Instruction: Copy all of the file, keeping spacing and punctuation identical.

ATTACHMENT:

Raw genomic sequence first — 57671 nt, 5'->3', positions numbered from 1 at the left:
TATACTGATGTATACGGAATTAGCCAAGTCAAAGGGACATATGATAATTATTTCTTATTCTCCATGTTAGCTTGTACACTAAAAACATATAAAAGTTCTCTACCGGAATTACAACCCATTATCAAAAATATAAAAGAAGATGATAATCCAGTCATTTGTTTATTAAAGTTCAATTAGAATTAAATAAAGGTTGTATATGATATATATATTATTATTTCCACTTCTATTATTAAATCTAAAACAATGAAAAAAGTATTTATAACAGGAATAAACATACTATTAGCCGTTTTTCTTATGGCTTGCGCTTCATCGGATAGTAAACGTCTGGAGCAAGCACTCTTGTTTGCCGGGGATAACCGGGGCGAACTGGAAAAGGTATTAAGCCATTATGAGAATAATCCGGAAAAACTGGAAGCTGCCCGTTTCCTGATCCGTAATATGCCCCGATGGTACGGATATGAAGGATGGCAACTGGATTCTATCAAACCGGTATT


Raw genomic sequence first — 57671 nt, 5'->3', positions numbered from 1 at the left:
TATACTGATGTATACGGAATTAGCCAAGTCAAAGGGACATATGATAATTATTTCTTATTCTCCATGTTAGCTTGTACACTAAAAACATATAAAAGTTCTCTACCGGAATTACAACCCATTATCAAAAATATAAAAGAAGATGATAATCCAGTCATTTGTTTATTAAAGTTCAATTAGAATTAAATAAAGGTTGTATATGATATATATATTATTATTTCCACTTCTATTATTAAATCTAAAACAATGAAAAAAGTATTTATAACAGGAATAAACATACTATTAGCCGTTTTTCTTATGGCTTGCGCTTCATCGGATAGTAAACGTCTGGAGCAAGCACTCTTGTTTGCCGGGGATAACCGGGGCGAACTGGAAAAGGTATTAAGCCATTATGAGAATAATCCGGAAAAACTGGAAGCTGCCCGTTTCCTGATCCGTAATATGCCCCGATGGTACGGATATGAAGGATGGCAACTGGATTCTATCAAACCGGTATT